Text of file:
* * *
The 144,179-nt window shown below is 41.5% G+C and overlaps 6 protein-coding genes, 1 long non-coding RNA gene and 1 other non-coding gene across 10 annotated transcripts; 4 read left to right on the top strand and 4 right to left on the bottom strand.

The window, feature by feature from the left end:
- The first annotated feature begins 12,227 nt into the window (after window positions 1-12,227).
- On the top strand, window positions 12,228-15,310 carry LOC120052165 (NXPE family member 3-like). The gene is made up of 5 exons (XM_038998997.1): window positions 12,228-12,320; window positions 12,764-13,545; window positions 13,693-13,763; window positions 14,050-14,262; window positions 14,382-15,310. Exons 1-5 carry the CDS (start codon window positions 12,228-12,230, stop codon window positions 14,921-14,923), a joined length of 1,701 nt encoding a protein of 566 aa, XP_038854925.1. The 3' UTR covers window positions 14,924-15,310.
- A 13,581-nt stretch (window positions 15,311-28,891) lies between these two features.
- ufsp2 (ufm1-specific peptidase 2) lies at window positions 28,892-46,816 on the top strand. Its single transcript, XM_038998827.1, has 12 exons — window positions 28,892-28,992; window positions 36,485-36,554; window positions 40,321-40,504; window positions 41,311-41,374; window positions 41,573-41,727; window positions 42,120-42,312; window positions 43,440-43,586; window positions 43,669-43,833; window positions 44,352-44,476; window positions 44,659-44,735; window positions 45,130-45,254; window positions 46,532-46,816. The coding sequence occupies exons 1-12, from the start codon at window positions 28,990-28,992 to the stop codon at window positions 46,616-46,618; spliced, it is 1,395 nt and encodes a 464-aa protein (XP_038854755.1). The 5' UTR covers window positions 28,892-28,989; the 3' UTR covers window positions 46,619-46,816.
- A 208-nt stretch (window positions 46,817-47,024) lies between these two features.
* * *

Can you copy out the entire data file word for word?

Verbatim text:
The 144,179-nt window shown below is 41.5% G+C and overlaps 6 protein-coding genes, 1 long non-coding RNA gene and 1 other non-coding gene across 10 annotated transcripts; 4 read left to right on the top strand and 4 right to left on the bottom strand.

The window, feature by feature from the left end:
- The first annotated feature begins 12,227 nt into the window (after window positions 1-12,227).
- On the top strand, window positions 12,228-15,310 carry LOC120052165 (NXPE family member 3-like). The gene is made up of 5 exons (XM_038998997.1): window positions 12,228-12,320; window positions 12,764-13,545; window positions 13,693-13,763; window positions 14,050-14,262; window positions 14,382-15,310. Exons 1-5 carry the CDS (start codon window positions 12,228-12,230, stop codon window positions 14,921-14,923), a joined length of 1,701 nt encoding a protein of 566 aa, XP_038854925.1. The 3' UTR covers window positions 14,924-15,310.
- A 13,581-nt stretch (window positions 15,311-28,891) lies between these two features.
- ufsp2 (ufm1-specific peptidase 2) lies at window positions 28,892-46,816 on the top strand. Its single transcript, XM_038998827.1, has 12 exons — window positions 28,892-28,992; window positions 36,485-36,554; window positions 40,321-40,504; window positions 41,311-41,374; window positions 41,573-41,727; window positions 42,120-42,312; window positions 43,440-43,586; window positions 43,669-43,833; window positions 44,352-44,476; window positions 44,659-44,735; window positions 45,130-45,254; window positions 46,532-46,816. The coding sequence occupies exons 1-12, from the start codon at window positions 28,990-28,992 to the stop codon at window positions 46,616-46,618; spliced, it is 1,395 nt and encodes a 464-aa protein (XP_038854755.1). The 5' UTR covers window positions 28,892-28,989; the 3' UTR covers window positions 46,619-46,816.
- A 208-nt stretch (window positions 46,817-47,024) lies between these two features.